Trump Leaps Into South Africa’s Racially Charged Land Debate
(Bloomberg) -- With legal questions mounting at home, U.S. President Donald Trump waded into South Africa’s racially charged debate about land reform, triggering a selloff in the rand.
Trump said in a tweet that he’s asked U.S. Secretary of State Mike Pompeo to “closely study the South Africa land and farm seizures and expropriations.” He was intervening in a controversy about whether South Africa should implement a policy of seizing land without paying for it in a bid to address inequalities built up during apartheid and colonial rule.
The comment raised concern that the U.S. could punish South Africa economically, having already sanctioned Turkey. South Africa is the biggest beneficiary of the African Growth & Opportunity Act, which grants many of its products duty-free access to U.S. markets.
The rand slumped as much as 1.9 percent against the dollar and was 0.8 percent weaker at 14.2768 by 11:51 a.m. in Johannesburg. Yields on benchmark 2026 government bonds rose 3 basis points to 8.96 percent.
“Emerging-market currencies in general have been under downward pressure since early morning in Asia amid a rebound in the dollar and Trump’s tweet further added pressure on the South African currency,” Hironori Sannami, an emerging-market currency trader at Mizuho Bank.
Trump’s tweet about a region that has never been on his radar suggested a distraction tactic: This week, his former campaign chairman, Paul Manafort, was convicted in a federal court of tax and bank fraud, and his one-time lawyer, Michael Cohen, pleaded guilty to campaign-finance crimes.
South African President Cyril Ramaphosa -- who took office after his predecessor, Jacob Zuma, was forced out amid a whirlwind of corruption investigations and scandals -- has embraced land seizures without compensation as a means to achieve equality and racial justice -- and as the ruling African National Congress faces growing opposition before elections in 2018. The state hasn’t taken any property yet, and a planned amendment to the constitution is still work in progress.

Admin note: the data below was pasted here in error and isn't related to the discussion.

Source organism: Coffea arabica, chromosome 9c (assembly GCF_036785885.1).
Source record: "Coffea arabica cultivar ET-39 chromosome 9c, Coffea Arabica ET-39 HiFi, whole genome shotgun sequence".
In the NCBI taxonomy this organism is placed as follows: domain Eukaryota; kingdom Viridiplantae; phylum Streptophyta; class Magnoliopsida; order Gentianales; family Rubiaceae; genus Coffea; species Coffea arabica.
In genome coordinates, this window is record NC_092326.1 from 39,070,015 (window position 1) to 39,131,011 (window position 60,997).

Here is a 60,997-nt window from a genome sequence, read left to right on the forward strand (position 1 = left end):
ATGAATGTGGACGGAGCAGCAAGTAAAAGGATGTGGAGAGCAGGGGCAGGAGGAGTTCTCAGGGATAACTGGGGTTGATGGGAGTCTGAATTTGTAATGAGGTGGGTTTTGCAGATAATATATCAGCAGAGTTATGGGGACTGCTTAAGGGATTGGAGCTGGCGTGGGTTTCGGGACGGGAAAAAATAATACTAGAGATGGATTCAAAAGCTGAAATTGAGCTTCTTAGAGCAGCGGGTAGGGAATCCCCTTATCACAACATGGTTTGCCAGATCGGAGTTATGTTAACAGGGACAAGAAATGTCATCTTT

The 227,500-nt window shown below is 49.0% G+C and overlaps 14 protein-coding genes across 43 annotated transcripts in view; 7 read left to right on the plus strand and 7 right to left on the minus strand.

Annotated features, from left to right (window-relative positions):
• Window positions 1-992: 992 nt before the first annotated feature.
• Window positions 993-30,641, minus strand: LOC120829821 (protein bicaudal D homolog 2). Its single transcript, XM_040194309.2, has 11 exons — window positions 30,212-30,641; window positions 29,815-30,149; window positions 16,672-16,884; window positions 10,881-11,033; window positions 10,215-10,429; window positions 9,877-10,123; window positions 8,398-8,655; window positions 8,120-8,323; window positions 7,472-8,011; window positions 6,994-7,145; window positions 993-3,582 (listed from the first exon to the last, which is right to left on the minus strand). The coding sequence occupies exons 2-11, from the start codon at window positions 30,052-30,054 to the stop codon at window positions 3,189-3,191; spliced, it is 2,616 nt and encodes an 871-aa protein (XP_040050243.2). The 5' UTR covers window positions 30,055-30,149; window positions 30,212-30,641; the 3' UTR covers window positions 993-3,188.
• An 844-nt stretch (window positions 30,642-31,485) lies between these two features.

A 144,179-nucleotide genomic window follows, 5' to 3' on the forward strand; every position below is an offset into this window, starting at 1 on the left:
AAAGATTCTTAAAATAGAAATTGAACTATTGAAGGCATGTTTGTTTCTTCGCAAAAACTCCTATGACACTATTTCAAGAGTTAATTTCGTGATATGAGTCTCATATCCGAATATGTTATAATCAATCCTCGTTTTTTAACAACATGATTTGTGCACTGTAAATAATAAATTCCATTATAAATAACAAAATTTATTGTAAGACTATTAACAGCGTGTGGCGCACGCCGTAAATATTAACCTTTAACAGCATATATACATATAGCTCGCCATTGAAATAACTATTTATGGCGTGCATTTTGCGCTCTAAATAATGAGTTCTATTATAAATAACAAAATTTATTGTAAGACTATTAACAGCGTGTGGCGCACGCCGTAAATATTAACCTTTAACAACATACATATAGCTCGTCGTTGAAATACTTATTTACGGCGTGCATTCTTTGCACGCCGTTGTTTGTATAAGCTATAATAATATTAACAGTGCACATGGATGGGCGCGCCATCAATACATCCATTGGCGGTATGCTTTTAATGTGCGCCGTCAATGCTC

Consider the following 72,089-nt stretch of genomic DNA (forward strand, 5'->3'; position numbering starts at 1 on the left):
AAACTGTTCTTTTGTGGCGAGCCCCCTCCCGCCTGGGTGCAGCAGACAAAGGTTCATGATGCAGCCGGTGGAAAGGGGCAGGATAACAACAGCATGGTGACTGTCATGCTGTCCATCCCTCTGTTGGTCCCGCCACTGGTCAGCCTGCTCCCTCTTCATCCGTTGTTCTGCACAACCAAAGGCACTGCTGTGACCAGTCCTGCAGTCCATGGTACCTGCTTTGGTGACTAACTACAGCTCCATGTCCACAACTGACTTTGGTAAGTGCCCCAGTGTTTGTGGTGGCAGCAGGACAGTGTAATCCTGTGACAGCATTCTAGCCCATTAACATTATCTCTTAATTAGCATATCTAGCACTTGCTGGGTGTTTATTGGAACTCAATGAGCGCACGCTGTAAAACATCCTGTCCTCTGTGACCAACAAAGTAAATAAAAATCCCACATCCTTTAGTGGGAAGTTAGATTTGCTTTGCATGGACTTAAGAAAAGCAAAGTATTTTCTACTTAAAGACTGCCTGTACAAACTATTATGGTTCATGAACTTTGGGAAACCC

South Africa’s Department of International Relations and Cooperation said it will meet with the U.S. embassy Thursday “to seek clarification on the matter.” Trump’s comments were “unfortunate” and based on false information, it said in a statement. The government earlier tweeted that it “totally rejects this narrow perception which only seeks to divide our nation.”
Claims that white farmers are facing an onslaught are “far from the truth” and shouldn’t be used to distort the government’s land-reform measures, South African Deputy President David Mabuza told farmers at a meeting near Bela Bela, in Limpopo province north of Johannesburg on Thursday. Land restitution “will be done within the confines of our constitutional framework,” he said.
Communications Minister Nomvula Mokonyane said the ongoing land-reform process was aimed at bolstering agriculture and shouldn’t impact on trade deals, and that Trump’s tweet hasn’t affected South Africa’s current or future relationship with the U.S.
“It is unfortunate that the first citizen of the U.S. can just say we have changed our constitution,” she told reporters in Cape Town.
White farmers own almost three-quarters of South Africa’s agricultural land, according to an audit by farmers’ lobby group Agri SA published last year. Access to land is one of the symbols of inequality in the nation of about 56 million where wealth and poverty are largely divided along racial lines.
South Africa’s high crime rate has affected rural areas, with some farmers killed in attacks. Statistics released in May by Agri SA found that farm murders decreased to 47 in the 12 months through March, less than one-third of the highs in the late-1990s, although other groups argue attacks have recently increased.
In February, lawmakers began a process to change the constitution to allow for expropriation without compensation.
Ramaphosa told lawmakers in Cape Town on Wednesday that land reform would be done in an orderly fashion and individual property rights will be strengthened. The planned constitutional amendments will provide greater certainty to both those who want and own land, and promote growth, stability and food production, he said.
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